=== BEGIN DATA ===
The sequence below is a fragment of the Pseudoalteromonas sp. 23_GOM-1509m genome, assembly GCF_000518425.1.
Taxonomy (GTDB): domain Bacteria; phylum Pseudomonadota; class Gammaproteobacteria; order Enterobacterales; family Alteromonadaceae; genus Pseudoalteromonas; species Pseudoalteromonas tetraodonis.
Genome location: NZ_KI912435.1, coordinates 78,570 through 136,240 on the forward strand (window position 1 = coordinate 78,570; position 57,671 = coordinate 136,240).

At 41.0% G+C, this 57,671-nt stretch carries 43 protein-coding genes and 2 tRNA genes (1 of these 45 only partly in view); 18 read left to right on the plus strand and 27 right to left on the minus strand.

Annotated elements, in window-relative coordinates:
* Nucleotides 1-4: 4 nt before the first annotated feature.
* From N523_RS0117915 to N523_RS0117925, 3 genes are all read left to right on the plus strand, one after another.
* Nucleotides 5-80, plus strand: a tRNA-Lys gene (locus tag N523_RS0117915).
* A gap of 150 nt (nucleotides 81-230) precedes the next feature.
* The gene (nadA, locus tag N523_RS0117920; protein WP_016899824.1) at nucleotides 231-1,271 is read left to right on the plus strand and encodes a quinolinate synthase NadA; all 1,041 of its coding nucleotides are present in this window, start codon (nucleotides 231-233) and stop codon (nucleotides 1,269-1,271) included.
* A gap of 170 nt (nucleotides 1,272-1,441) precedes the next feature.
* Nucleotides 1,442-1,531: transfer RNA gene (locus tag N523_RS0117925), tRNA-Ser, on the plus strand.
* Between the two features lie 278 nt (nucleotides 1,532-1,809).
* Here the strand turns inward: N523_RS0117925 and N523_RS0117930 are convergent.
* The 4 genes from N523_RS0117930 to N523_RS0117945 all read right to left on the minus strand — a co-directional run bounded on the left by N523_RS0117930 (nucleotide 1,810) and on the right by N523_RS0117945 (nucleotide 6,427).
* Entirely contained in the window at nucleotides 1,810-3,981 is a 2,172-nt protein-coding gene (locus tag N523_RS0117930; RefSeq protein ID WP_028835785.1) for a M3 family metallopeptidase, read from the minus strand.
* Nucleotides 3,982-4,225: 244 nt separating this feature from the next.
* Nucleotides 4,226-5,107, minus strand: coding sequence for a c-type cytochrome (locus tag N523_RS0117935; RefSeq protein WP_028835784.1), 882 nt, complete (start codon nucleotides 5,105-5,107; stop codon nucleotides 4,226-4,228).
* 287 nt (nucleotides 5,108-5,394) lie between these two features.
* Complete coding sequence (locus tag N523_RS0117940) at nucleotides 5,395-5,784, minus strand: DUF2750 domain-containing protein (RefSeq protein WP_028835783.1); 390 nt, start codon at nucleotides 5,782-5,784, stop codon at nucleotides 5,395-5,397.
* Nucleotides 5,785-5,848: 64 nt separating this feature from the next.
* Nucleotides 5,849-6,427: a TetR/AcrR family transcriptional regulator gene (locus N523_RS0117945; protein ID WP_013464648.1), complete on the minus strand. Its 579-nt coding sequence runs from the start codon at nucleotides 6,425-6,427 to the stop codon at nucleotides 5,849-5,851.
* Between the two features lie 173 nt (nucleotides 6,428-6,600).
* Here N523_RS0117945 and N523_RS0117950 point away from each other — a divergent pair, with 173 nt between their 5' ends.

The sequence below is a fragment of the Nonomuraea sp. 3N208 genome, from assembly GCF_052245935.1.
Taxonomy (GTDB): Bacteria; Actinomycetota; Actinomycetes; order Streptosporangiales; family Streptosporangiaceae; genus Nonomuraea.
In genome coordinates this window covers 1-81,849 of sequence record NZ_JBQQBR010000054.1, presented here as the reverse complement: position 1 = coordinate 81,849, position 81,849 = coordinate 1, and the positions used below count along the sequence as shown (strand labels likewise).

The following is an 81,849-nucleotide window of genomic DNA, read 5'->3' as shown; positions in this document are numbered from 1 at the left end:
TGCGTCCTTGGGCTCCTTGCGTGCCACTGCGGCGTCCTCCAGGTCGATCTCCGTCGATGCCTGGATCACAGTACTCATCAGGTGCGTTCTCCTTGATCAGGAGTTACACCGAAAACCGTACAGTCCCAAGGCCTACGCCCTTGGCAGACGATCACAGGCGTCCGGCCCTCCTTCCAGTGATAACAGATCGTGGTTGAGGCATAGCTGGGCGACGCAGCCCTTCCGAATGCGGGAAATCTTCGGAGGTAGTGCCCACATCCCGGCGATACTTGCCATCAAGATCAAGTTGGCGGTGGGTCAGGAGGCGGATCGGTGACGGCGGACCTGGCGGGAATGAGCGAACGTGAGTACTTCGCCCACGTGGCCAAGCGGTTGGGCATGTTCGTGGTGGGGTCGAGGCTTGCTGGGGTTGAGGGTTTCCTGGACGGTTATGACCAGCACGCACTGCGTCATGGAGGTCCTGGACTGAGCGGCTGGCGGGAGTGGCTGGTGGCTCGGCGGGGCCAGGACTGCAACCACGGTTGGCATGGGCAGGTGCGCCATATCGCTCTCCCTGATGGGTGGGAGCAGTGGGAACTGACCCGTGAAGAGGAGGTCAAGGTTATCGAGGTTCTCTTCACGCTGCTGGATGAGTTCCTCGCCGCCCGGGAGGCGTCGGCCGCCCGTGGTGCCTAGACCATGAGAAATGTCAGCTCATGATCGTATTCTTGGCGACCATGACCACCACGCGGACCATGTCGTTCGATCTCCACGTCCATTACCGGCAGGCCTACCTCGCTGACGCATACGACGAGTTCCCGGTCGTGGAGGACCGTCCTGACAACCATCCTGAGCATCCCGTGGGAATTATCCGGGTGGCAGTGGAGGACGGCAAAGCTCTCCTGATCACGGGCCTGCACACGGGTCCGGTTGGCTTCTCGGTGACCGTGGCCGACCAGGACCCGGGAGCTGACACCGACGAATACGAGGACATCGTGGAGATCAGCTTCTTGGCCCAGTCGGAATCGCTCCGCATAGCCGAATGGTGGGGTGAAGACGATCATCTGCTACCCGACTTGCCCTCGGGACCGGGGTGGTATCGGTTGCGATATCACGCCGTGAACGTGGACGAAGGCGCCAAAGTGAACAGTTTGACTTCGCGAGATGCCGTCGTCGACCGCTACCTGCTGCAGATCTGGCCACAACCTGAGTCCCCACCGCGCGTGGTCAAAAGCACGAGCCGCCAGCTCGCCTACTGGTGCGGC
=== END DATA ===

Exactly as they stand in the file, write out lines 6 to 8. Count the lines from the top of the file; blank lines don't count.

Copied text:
* Nucleotides 1-4: 4 nt before the first annotated feature.
* From N523_RS0117915 to N523_RS0117925, 3 genes are all read left to right on the plus strand, one after another.
* Nucleotides 5-80, plus strand: a tRNA-Lys gene (locus tag N523_RS0117915).